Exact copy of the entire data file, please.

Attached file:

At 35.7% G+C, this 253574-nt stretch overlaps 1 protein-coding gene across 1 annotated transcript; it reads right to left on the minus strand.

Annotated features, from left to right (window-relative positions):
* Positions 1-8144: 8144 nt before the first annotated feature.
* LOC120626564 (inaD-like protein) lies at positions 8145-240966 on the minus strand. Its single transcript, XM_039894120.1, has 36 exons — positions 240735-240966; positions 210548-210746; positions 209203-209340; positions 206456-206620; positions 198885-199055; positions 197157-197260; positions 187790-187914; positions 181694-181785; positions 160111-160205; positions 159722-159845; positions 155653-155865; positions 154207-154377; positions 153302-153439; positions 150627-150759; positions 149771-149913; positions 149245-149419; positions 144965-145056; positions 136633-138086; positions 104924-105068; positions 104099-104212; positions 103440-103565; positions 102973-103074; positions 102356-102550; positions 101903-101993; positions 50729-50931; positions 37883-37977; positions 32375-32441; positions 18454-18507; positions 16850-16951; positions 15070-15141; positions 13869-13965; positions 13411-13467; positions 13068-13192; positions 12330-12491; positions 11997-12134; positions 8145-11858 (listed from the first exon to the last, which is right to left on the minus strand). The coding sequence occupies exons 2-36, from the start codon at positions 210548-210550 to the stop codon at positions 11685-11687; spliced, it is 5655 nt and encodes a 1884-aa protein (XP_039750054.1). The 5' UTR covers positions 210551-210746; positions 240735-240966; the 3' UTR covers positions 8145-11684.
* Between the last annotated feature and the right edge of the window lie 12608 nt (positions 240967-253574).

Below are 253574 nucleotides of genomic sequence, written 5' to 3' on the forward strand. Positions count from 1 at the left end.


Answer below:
At 35.7% G+C, this 253574-nt stretch overlaps 1 protein-coding gene across 1 annotated transcript; it reads right to left on the minus strand.

Annotated features, from left to right (window-relative positions):
* Positions 1-8144: 8144 nt before the first annotated feature.
* LOC120626564 (inaD-like protein) lies at positions 8145-240966 on the minus strand. Its single transcript, XM_039894120.1, has 36 exons — positions 240735-240966; positions 210548-210746; positions 209203-209340; positions 206456-206620; positions 198885-199055; positions 197157-197260; positions 187790-187914; positions 181694-181785; positions 160111-160205; positions 159722-159845; positions 155653-155865; positions 154207-154377; positions 153302-153439; positions 150627-150759; positions 149771-149913; positions 149245-149419; positions 144965-145056; positions 136633-138086; positions 104924-105068; positions 104099-104212; positions 103440-103565; positions 102973-103074; positions 102356-102550; positions 101903-101993; positions 50729-50931; positions 37883-37977; positions 32375-32441; positions 18454-18507; positions 16850-16951; positions 15070-15141; positions 13869-13965; positions 13411-13467; positions 13068-13192; positions 12330-12491; positions 11997-12134; positions 8145-11858 (listed from the first exon to the last, which is right to left on the minus strand). The coding sequence occupies exons 2-36, from the start codon at positions 210548-210550 to the stop codon at positions 11685-11687; spliced, it is 5655 nt and encodes a 1884-aa protein (XP_039750054.1). The 5' UTR covers positions 210551-210746; positions 240735-240966; the 3' UTR covers positions 8145-11684.
* Between the last annotated feature and the right edge of the window lie 12608 nt (positions 240967-253574).

Below are 253574 nucleotides of genomic sequence, written 5' to 3' on the forward strand. Positions count from 1 at the left end.